Date: Fri, 2 Apr 93 08:55 PST From: /O=vmspfhou/S=dblewis/DD.SITE=JSCPROFS/ at NASAmail.nasa.gov Subject: Decoction mashing ***************************** PROFS Note ***************************** From: DBLEWIS --VMSPFHOU Date and time 04/02/93 10:58:24 To: POSTMAN --NASAMAIL FROM: Dennis B. Lewis<dblewis at jscprofs.nasa.gov> SUBJECT: Decoction mashing I've noticed that I'm not the only person confused by decoction mashing. It seems like a lot of screwing around just to increase yield. Personally, I'd rather just add another pound or so of grist and not worry about it. Are there other benefits to decoction mashing? Clearer wort/green beer/finish product? Noonan says to remove "the heaviest third" of the mash. I suppose that does not include any grains since you will eventually boil it. This is really hard to do for those of us who mash in a pot on the stove instead of in a Gott cooler. Anyway, his directions are "marginal" (I'm being nice) in the decoction specifics. At any rate, I'm very happy with multi-rest infusion mashes and the decoction stuff is simply a curiousity. Maybe I'll try it if I have an entire Saturday to blow on it. Dennis B. Lewis x39145 Payload Operations/DH65 Return to table of contents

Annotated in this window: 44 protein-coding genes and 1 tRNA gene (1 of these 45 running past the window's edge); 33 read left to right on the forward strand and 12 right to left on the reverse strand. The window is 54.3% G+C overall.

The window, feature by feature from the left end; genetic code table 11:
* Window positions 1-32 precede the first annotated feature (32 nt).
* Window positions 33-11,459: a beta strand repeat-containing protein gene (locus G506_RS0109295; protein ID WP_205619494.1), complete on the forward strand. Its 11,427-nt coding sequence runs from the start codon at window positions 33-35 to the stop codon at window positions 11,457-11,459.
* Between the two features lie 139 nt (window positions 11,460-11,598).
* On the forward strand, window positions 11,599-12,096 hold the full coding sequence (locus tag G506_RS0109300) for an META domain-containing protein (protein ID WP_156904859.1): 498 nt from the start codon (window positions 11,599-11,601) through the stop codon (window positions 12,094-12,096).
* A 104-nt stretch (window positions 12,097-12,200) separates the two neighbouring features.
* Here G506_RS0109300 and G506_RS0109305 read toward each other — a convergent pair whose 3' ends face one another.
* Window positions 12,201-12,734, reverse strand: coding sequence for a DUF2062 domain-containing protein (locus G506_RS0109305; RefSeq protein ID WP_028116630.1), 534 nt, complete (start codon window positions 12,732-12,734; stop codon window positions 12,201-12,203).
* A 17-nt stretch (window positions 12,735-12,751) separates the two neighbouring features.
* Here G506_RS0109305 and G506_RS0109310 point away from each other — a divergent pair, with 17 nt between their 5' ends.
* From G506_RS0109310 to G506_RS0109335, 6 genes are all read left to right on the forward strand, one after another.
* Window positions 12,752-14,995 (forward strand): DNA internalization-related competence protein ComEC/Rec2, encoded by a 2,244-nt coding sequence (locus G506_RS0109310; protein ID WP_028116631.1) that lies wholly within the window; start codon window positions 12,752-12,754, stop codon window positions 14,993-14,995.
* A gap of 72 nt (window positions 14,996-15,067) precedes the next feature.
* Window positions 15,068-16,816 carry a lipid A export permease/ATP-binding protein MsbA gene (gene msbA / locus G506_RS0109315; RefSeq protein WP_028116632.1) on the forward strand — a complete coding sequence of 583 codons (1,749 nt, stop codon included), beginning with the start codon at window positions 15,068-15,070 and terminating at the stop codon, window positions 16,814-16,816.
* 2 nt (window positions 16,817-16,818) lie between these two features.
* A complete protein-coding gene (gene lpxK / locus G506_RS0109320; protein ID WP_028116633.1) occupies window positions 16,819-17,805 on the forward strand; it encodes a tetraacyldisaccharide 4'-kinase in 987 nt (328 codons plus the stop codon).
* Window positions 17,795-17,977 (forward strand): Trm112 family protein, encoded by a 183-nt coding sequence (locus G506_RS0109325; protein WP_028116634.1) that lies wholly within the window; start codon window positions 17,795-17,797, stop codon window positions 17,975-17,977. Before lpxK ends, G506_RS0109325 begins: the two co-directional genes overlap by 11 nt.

Date: Fri, 2 Apr 1993 12:34:22 -0500 (EST) From: R_GELINAS at UNHH.UNH.EDU (Russ Gelinas) Subject: grain of salt Hey Roy R., cut the sh*t about homosexuality and AIDS. It's got nothing to do with brewing. All that tag line does (besides invoke flames) is to call into question your judgement. As such, I would suggest that any King Cooker owners think twice before following Roy's reworking of the burner. Russ G. Return to table of contents
Date: Fri, 2 Apr 93 11:14 EST From: LYONS at adc1.adc.ray.com Subject: When to add brown sugar? In Dave Line's book, Brewing Beers Like Those You Buy, he gives directions for making an extract version of Fuller's ESB. In his directions he states that the brown sugar should be added to warm water and then added to the cooling wort (after boiling). I have always thought that any sugars should be added along with the malt. Is anyone aware of any advantages to adding brown sugar after the boil? Chris, LYONS at ADC1.ADC.RAY.COM Return to table of contents